Sunday, September 04, 2005

Couldn't Have Said It Better Myself

After this post, I'm going to take some silence around this issue, for a little while. Time to regroup and refocus. But in the meantime, here are some words to chew on, meditate on, think about, from three brothers who have good things to say.

First, from Jamaica, John Maxwell sums up the human consequences and the politics of Katrina well.

Then, from another neighboring Caribbean country, Cuba's Fidel Castro, sends a magnanimous offer of relief to the victims of Katrina (doctors, medical aid and of course the solidarity that Cuban people are famous for) without political strings attached. Will the US be open-hearted enough to accept? Supposedly the U.S. has publicly stated that all offers of aid from foreign countries will be accepted.

Finally, from my comrade Van Jones, below, a thoughtful and passionate response to the tragedy we have witnessed from afar.

In Hope,
Rona

"Why Bush Should Apologize For His Role In Drowning New Orleans,"
by Van Jones

Don't say that a hurricane destroyed New Orleans. Hurricanes do not drown cities.

It was a "perfect storm" of a different kind that put that great city underwater: Bush-era neglect of our national infrastructure,
combined with runaway global warming and a deep contempt for poor African-Americans.

The result: catastrophe. The flooding was not due to heavy rains. It resulted from a weak levee -- one that was in mid-repair when the storm hit. For years, worried local officials had been begging for increased levee aid.

But Bush had other priorities. To fund his war effort, Bush in 2003 actually slashed funding for the Southeast Lousiana Urban Flood Control Project, or SELA - leaving millions of dollars of vital repair work undone. And this spring, he imposed drastic reduction in hurricane- and flood-control funding - the steepest in New Orleans history.

In other words, the dollars that could have saved New Orleans were used to wage war in Iraq, instead. What's worse: funds for levees and modern pumping stations that might have spared the poor, were instead passed out to the rich, willy-nilly -- as tax breaks.

With those two simple steps, Bush squandered the hard-won Clinton-era surplus. And thus he left the national piggy bank empty for fixing and maintaining basic U.S. infrastructure.

Bush owes the people of New Orleans and the entire country an apology for under-funding our critical infrastructure.

Had the levee repairs been completed on time (two years ago), Katrina would have hit hard, destroyed buildings and probably taken some lives. But it is doubtful that it would have cracked open the floodwalls and submerged the entire CITY. It took Bush's criminal neglect of his domestic duties to produce that outcome.

But that is only one area of Bush's culpability. Ross Gelbspan says: "Katrina began as a relatively small hurricane that glanced
off south Florida, [but] it was supercharged with extraordinary intensity by the relatively blistering sea surface temperatures in the Gulf of Mexico."

In other words, global warming likely super-charged this hurricane. Yet Bush's energy policies amount to an ongoing conspiracy to add even MORE carbon to the atmosphere, further destabilizing the climate.

So get ready for even worse storms next year, and the next. And the next.

And the human suffering was not -- and will not be -- equally distributed.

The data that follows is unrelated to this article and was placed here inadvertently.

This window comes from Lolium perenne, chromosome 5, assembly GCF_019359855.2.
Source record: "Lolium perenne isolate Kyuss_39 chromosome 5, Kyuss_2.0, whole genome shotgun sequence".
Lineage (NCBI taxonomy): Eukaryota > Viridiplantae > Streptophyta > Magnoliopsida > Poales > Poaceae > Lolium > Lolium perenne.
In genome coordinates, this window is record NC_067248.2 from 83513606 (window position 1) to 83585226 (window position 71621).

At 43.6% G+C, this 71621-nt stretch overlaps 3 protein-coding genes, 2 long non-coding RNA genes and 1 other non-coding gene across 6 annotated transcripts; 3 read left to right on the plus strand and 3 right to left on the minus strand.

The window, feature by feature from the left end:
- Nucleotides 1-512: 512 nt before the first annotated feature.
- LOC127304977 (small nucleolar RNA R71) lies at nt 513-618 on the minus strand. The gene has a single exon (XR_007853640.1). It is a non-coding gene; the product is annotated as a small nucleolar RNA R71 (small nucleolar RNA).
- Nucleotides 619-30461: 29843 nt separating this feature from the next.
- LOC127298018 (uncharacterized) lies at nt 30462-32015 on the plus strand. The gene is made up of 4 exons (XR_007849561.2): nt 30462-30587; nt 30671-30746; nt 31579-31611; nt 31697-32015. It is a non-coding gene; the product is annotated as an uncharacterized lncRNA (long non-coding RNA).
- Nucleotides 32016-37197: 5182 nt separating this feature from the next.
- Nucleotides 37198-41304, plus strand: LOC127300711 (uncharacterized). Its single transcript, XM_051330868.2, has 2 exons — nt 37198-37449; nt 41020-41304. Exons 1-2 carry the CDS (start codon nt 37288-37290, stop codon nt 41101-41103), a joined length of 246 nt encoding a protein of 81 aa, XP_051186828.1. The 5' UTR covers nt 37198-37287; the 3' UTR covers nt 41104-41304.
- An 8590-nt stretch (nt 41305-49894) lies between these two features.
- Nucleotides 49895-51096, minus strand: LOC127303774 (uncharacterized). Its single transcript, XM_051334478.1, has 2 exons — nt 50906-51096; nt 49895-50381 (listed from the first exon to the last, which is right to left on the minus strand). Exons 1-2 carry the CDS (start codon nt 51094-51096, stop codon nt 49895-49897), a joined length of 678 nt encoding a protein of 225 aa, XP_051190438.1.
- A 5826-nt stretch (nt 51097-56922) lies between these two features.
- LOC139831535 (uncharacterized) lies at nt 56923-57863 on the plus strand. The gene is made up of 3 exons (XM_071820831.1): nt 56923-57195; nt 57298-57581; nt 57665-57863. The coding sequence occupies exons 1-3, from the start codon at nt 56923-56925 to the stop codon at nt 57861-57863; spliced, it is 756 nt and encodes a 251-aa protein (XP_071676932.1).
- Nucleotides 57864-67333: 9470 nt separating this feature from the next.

Poor people and Black people didn't "choose to stay behind." They were left behind. All evacuation plans required the city's residents to have working, private cars -- plus gas money, nearby relatives or funds for a hotel stay. Without those things, tough luck.

Government agencies should have helped the destitute flee -- even those without cars or cash. But when the "face of suffering" is Black, somehow our high standards for effective action and compassion begin to sag.

Seeing this, Bush could have taken a strong stand on the side of the poor and the suffering. But his half-hearted, emotionally-flat statement on Wednesday did little to rally the nation. It seems that, unless "the terrorists did it," Bush just can't get himself too worked up about Americans dying by the thousands.

So tonight, our sisters and brothers are perishing. And many in uniform who could help them are half-a-world away, in Iraq. Thus, here we are. On top of five years of foolish policies that set New Orleans up for this disaster, we are now witnessing a monumental leadership failure in the Bush White House.

And we must tell the truth about it. Some will say that this is no time for the "blame game" or "divisive politics."

To the contrary: this is exactly the time to draw a line between those who fought to invest wisely in this country -- and those who happily squandered the national treasure on give-aways and imperial adventures. Progressives must not be hemmed in by some false "unity" with a President whose policies are largely to blame for this disaster.

Right now, we must press the federal government to intensify efforts to rescue everyone. Then, we must demand an immediate repeal of the tax cuts -- to enable rebuilding in New Orleans and repair of the nation's crumbling infrastructure. Lastly, let’s insist that any Louisiana and Mississippi guardsmen who want to return home from Iraq to aid their communities be allowed to do so.

The truth is that the poor people of Louisiana and Mississippi were deliberately left behind -- and not just over the weekend. Our political leaders -- most especially George W. Bush -- left them behind a long time ago.

In the aftermath of this wholly avoidable catastrophe, let us do all we can to rescue those who have been abandoned. And then let us rescue the U.S. government from those who engineered their abandonment.

At this point, we have a sacred duty to do both.

- Attorney Van Jones is founder of the Ella Baker Center for Human Rights, in Oakland, California.

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